From the ninth to 13th centuries, Bagan was the thriving capital of the Pagan Kingdom, which first united the regions that make up modern-day Myanmar. The city hosted more than 10,000 Buddhist temples, monasteries, and pagodas during the its heyday between the 11th and 13th centuries; just over 2,200 of them still stand today.
Barcelona is an awe-inspiring destination, thanks in great part to the Spanish architect Antoni Gaudí. When you’re done marveling at the still-unfinished Sagrada Família, head to the center of the city to see another one of Gaudí’s masterpieces. Casa Batlló is a house that was redesigned by the architect in 1904, notable for its irregular windows, lack of straight lines, mosaic-decorated façade, arched roof, and overall skeleton-like structure.
The ancient city of Petra was likely settled as early as 9000 B.C. and subsequently established as the capital city of the Nabatean Kingdom as early as the fourth century B.C. Known for its impressive water conduit system and absolutely mesmerizing rock-cut architecture, it’s been called the Rose City on account of the pink-ish tinge of the sandstone cliffs that many of the city’s buildings were carved into.
Great Pyramid of Cholula
The Great Pyramid of Cholula, located in central Mexico, is a huge pre-Hispanic step pyramid and temple complex thought to have been dedicated to the god Quetzalcoatl. Today, a church sits at the top of the pyramid, which looks like a hill from a distance and is the largest pyramid known to currently exist.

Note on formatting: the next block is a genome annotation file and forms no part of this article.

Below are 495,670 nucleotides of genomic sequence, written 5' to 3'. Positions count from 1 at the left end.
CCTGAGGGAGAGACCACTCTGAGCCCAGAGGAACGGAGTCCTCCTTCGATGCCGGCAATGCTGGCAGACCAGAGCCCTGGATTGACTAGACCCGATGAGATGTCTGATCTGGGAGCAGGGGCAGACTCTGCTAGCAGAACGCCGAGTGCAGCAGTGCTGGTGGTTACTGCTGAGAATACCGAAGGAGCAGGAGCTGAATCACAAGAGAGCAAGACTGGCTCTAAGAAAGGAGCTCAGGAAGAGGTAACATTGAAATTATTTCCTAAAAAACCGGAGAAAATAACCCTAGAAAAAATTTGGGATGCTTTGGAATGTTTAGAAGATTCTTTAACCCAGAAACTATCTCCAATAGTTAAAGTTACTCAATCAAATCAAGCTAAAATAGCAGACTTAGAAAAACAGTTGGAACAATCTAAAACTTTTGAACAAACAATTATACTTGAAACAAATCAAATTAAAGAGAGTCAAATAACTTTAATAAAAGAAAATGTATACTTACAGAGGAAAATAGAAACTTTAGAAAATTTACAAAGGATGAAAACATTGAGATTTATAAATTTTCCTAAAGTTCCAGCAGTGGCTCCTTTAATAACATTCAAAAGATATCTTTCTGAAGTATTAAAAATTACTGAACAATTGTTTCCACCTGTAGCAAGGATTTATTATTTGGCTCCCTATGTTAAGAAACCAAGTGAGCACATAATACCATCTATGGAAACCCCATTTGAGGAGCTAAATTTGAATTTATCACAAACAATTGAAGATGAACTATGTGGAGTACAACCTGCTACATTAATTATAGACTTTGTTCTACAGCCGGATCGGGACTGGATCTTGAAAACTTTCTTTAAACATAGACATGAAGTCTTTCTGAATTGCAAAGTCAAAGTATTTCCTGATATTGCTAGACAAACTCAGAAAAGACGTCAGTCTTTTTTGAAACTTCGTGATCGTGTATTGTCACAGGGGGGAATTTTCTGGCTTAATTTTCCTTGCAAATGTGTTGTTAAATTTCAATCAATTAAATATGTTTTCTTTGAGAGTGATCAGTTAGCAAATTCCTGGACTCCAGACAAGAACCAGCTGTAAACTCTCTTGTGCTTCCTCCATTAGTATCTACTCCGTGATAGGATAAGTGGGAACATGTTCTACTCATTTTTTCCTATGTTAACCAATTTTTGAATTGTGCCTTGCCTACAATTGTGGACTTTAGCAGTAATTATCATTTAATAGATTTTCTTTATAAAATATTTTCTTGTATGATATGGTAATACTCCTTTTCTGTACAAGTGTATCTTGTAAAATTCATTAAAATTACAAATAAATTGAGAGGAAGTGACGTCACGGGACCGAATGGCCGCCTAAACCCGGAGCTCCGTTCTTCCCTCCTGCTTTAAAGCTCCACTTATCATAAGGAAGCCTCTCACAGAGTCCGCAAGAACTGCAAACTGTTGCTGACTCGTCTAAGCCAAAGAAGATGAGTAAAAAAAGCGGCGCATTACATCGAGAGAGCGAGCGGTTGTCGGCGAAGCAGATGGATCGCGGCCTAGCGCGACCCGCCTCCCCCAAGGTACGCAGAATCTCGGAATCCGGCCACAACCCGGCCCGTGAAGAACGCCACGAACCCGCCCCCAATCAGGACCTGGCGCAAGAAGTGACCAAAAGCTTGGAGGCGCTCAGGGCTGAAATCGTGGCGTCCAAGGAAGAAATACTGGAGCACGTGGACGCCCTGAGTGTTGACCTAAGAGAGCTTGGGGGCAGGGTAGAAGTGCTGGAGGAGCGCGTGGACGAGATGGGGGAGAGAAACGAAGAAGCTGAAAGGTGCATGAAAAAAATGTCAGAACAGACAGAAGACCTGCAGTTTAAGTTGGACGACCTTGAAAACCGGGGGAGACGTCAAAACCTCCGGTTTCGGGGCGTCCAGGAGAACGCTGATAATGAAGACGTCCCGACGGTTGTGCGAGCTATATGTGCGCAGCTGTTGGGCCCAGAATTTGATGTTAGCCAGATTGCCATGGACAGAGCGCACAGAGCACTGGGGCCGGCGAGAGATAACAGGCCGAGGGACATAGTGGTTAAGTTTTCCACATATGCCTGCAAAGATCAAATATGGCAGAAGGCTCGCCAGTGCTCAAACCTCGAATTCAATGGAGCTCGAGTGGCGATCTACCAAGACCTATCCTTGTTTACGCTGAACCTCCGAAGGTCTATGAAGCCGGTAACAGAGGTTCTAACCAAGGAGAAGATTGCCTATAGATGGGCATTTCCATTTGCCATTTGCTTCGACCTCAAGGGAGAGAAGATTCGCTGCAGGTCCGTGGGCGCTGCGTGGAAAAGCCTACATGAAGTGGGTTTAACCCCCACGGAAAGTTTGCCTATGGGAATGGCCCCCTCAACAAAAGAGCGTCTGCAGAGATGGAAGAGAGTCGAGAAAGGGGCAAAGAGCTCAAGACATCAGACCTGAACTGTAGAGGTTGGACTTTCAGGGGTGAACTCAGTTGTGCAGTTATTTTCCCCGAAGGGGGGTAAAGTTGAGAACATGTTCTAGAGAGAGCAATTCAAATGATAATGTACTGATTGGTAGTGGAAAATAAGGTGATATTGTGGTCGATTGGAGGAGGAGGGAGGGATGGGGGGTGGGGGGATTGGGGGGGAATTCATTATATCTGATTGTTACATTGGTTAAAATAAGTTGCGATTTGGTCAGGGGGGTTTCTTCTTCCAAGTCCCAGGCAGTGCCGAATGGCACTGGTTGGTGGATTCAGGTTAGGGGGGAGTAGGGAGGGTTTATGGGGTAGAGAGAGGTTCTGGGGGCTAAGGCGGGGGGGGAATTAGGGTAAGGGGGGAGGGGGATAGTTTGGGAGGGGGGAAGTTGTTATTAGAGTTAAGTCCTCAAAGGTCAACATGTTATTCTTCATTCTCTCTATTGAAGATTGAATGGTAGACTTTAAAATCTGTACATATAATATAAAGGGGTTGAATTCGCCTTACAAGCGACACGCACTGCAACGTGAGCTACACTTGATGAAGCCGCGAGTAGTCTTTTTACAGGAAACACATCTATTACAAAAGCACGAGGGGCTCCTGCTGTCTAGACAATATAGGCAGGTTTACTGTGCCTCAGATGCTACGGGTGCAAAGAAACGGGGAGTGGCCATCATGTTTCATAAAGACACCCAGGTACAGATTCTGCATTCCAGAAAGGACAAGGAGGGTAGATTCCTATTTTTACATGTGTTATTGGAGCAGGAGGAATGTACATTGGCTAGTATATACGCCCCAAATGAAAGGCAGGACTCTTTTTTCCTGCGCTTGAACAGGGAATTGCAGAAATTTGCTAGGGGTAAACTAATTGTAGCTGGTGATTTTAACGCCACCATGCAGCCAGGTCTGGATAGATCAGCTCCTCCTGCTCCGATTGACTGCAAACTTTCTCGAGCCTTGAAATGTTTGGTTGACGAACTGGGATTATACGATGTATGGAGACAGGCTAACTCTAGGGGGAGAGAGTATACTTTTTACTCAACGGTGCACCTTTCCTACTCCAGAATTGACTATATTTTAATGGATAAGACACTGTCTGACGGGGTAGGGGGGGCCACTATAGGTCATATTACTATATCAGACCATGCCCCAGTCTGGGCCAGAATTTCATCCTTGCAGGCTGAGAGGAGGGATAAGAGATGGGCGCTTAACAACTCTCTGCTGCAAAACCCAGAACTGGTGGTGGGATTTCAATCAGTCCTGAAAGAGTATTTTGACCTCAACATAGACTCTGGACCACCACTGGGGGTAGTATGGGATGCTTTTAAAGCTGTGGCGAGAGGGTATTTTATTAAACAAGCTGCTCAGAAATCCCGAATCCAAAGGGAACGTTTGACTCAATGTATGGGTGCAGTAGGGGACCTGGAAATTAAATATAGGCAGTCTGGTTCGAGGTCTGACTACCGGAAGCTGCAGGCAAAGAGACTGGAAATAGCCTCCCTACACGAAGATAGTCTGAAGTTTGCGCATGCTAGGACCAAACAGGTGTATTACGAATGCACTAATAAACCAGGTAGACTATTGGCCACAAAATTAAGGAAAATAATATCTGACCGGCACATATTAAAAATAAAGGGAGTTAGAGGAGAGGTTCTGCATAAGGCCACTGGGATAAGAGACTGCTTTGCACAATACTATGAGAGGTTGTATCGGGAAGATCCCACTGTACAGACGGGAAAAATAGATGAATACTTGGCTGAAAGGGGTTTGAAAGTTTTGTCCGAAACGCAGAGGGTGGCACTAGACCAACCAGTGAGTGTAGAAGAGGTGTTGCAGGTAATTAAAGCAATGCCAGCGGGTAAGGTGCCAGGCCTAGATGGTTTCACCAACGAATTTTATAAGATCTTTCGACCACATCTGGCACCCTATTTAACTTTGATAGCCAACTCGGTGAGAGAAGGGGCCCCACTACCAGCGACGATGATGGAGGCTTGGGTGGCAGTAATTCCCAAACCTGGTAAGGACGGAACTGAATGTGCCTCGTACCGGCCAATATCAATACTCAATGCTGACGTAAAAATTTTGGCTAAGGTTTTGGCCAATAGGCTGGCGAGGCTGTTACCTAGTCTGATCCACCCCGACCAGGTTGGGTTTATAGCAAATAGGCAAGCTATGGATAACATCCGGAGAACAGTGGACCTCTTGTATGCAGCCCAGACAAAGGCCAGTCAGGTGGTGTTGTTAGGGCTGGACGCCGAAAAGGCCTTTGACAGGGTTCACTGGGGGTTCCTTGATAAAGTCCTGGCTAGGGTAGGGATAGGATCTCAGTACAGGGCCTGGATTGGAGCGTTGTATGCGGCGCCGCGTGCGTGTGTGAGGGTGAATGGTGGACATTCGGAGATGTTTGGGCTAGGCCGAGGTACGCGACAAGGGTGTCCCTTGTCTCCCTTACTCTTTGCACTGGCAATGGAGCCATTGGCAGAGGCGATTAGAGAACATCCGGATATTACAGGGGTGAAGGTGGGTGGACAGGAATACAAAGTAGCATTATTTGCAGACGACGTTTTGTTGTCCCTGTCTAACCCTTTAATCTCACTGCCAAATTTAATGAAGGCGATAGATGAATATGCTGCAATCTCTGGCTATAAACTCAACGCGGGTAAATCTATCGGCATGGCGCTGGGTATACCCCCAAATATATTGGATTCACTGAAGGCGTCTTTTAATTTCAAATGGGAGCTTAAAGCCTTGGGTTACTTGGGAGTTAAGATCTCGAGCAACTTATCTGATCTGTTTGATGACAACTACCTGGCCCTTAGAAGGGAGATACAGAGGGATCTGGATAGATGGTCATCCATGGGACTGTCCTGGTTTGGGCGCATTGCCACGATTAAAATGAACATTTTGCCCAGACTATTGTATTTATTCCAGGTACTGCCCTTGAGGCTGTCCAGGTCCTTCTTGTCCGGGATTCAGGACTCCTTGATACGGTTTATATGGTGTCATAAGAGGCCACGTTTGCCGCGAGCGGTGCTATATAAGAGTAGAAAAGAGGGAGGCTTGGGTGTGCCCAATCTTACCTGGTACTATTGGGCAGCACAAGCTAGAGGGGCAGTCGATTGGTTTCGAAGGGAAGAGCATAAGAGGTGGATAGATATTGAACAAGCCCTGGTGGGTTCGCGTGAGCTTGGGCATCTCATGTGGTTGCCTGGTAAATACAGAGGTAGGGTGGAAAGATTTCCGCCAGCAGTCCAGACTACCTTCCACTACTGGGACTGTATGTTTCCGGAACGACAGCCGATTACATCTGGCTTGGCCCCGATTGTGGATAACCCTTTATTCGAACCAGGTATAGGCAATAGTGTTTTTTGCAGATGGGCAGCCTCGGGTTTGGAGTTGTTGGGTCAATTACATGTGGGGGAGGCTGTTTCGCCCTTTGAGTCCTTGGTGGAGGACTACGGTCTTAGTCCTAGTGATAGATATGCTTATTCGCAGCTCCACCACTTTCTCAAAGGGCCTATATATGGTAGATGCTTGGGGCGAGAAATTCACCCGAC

Garuda Wisnu Kencana Statue
The tallest statue of a Hindu deity in the world is the Garuda Wisnu Kencana statue on the otherworldly island of Bali. Measuring nearly 400 feet tall, the monument is located in Garuda Wisnu Kencana Cultural Park and depicts Vishnu, one of the main Hindu gods, riding his bird-like mount Garuda in search of Amrita, the elixir of life. Completed in 2018, the statue is Indonesia’s tallest and took 28 years to build.
A hot air balloon ride in the Cappadocia region of Turkey is an ultimate bucket list experience, but what you can find far below ground is just as amazing. Going as far as 200 feet deep, Derinkuyu is an ancient underground city; it was completed during the Byzantine era, but some of the caves date as far back as the eighth and seventh centuries B.C. The underground complex could be sealed off from attackers with heavy stone doors, and thousands of people could shelter inside along with livestock and food.
Banaue Rice Terraces
Having been carved into mountains by the ancestors of the indigenous Ifugao people, the Banaue Rice Terraces of the Philippines look like something from another planet. The terraces, which are believed to have largely been carved by hand, are fed by an irrigation system from the rainforests located above them, and rice and vegetables are still planted on them today.
The ruins of Leptis Magna, an ancient city that existed under the Carthaginian Empire and Roman Libya, are located a little over 80 miles east of Tripoli in the city of Khoms. One of the best-preserved Roman sites in the Mediterranean, it includes the remains of a Roman theater, amphitheater, marketplace, forum and an impressive triumphal arch known as the Arch of Septimius Severus, named after the Roman emperor and Leptis Magna native who commissioned it.
Great Buddha of Kamakura